Mason saw an image of the outside. He stood as the center looking outwards. Everyone was there, and they had clearly given up. Seramana stood at the front, greeting the end with dignity. Cynthia was leaning into Rob’s chest, weeping, the pair of them crumpled onto the ground. The Gerlen stood and sat about, their large faces almost universally that of shock. Most of them were dressed in little more than shorts or pants, having leapt out of bed. Tinker stood next to Cynthia and Rob, wearing a surprisingly human expression of regret.

One of the strands snapped with a loud ‘crack’.

“What… what do I have to do?” Mason asked.

“Oh, for you that should be easy! The irony of a stubborn spark throwing Human willing to let themselves die so easily!” Orota chuckled, then cut himself short. “I speak too soon, I’ve seen your kind sacrifice themselves for another, I must admit.” He paused for a moment looking up and away, although all that surrounded them was black nothing. After a moment Orota continued, slowly bringing his head around to face Mason as he spoke. “The last three to talk to us couldn’t bear to do it, they decided they’d rather die than to exist as part of the Ooze. But all you really have to do is resolve to live, and then let it happen. Rixiniux will do the rest, although it will take time.”

Another crack echoed through the space, but there was no longer any rush.

“Oh,” Mason replied. “Ok then.”

That was all it took.


Dawn had come and gone, They were still mostly silent, waiting to see what would happen.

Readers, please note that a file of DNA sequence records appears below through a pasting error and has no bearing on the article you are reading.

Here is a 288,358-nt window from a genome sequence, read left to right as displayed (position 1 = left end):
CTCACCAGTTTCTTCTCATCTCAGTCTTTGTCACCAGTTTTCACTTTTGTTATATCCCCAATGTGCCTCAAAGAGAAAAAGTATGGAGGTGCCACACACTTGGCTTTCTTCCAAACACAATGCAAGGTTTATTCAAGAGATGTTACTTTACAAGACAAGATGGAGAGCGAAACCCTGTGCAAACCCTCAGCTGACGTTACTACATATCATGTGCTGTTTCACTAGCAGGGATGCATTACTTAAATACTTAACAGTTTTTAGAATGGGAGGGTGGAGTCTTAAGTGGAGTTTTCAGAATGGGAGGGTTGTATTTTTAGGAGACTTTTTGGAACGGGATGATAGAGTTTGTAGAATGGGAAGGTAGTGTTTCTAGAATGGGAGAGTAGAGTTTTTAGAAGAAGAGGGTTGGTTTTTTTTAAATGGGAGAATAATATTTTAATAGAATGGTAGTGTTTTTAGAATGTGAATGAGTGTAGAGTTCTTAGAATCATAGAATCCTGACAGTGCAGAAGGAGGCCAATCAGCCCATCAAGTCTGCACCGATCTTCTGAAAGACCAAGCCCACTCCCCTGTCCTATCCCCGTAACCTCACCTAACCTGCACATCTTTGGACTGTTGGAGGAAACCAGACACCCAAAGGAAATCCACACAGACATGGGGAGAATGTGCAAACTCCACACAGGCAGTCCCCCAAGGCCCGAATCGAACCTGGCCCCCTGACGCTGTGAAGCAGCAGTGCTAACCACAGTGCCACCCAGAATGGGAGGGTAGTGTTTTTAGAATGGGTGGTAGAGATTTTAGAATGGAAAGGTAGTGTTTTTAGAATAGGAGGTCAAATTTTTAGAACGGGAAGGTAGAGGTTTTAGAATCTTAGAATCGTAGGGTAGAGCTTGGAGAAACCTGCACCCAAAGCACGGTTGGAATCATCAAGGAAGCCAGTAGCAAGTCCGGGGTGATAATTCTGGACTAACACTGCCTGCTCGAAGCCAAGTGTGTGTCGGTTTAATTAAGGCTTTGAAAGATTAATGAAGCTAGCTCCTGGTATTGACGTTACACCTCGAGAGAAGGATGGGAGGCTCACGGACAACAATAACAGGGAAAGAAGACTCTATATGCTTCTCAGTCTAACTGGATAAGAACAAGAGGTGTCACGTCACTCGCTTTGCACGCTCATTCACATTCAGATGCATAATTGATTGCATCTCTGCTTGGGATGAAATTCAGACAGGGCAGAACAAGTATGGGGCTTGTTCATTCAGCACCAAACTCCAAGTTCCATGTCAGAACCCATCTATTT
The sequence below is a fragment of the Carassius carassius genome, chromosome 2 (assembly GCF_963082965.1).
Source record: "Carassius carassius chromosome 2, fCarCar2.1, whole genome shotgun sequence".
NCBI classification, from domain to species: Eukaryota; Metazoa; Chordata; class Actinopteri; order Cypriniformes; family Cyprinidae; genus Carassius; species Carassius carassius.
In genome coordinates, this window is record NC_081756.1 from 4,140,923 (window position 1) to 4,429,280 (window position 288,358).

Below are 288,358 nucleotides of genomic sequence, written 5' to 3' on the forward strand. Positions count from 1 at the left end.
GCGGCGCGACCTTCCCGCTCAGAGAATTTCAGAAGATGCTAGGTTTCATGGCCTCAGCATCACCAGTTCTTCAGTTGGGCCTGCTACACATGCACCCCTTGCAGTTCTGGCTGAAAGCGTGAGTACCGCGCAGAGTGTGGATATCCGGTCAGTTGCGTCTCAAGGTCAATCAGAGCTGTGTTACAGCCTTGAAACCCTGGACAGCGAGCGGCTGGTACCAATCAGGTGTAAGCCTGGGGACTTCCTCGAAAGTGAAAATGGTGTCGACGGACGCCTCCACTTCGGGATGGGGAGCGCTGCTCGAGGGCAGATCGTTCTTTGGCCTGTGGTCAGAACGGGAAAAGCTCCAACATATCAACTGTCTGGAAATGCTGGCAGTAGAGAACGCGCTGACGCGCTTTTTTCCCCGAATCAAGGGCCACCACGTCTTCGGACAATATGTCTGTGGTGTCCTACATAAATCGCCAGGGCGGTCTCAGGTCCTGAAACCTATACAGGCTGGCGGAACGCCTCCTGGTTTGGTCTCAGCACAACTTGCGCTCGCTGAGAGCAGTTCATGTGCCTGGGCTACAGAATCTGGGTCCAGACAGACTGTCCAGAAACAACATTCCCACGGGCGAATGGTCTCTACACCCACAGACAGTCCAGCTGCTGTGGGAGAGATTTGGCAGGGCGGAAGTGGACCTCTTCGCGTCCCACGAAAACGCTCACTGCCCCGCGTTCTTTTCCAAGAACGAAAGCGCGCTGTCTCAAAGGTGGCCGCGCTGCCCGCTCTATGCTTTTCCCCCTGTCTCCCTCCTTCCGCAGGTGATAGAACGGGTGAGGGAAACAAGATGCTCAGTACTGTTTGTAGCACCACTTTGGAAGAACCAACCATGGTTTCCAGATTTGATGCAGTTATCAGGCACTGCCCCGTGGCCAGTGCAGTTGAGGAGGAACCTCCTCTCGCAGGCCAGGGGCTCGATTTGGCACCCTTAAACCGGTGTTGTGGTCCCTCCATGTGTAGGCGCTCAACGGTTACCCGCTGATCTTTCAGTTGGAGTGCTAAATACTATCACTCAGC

Except Seramana. She had turned pragmatic, grabbing Taster and a few other Gerlen to go make food. Or at least see if the food makers had been part of the dining hall to get eaten.

The Mass had spread quite wide. The hangar was long gone and a couple of the houses had been absorbed as well. It wasn’t far from Seramana’s house, but Tingtantun and SPIRE remained safe.

Cynthia felt numb now. She had cried herself out hours ago. She too waited to see what would happen.

Seramana brought out a collection of simple meal balls and bottles of water for everyone to eat and drink. Nothing exciting, just something to fill their bellies.

Cynthia stared at the bowl in front of her. She barely had the energy to care.

“Eat,” Rob told her, “As long as the chance remains, you’re still eating for two.”

As if given permission, her stomach grumbled at her and Cynthia put a hand on her swelling belly. “Okay,” she whispered, grabbing one of the balls. The moment she raised it to her mouth, Tinker spoke.

“That’s not… how?”

She looked at the Mass. The Grey Ooze had looked… ‘wet’ the whole time, glistening much like the liquid it emulated. But now it was hardening. She could hear a subtle crackling of the material and streaks of lighter grey ran across the thing as it dried out all in one go. The outer edges of it… collapsed.

“That should be impossible…” Tinker breathed with wonderment. “It doesn’t do that. Does it?”

As the misshapen structure dried out it disintegrated into piles of dust, much like the composite powder used in the makers. Cynthia stood up, although she was one of the last. Several of the Gerlen approached wordlessly, taking Rob in hand. Rob put his arms around the shoulders of a couple of them, and a few more grabbed the larger man’s waist and legs. Another had set Rob’s personal hover to rights and the six settled Rob into the chair.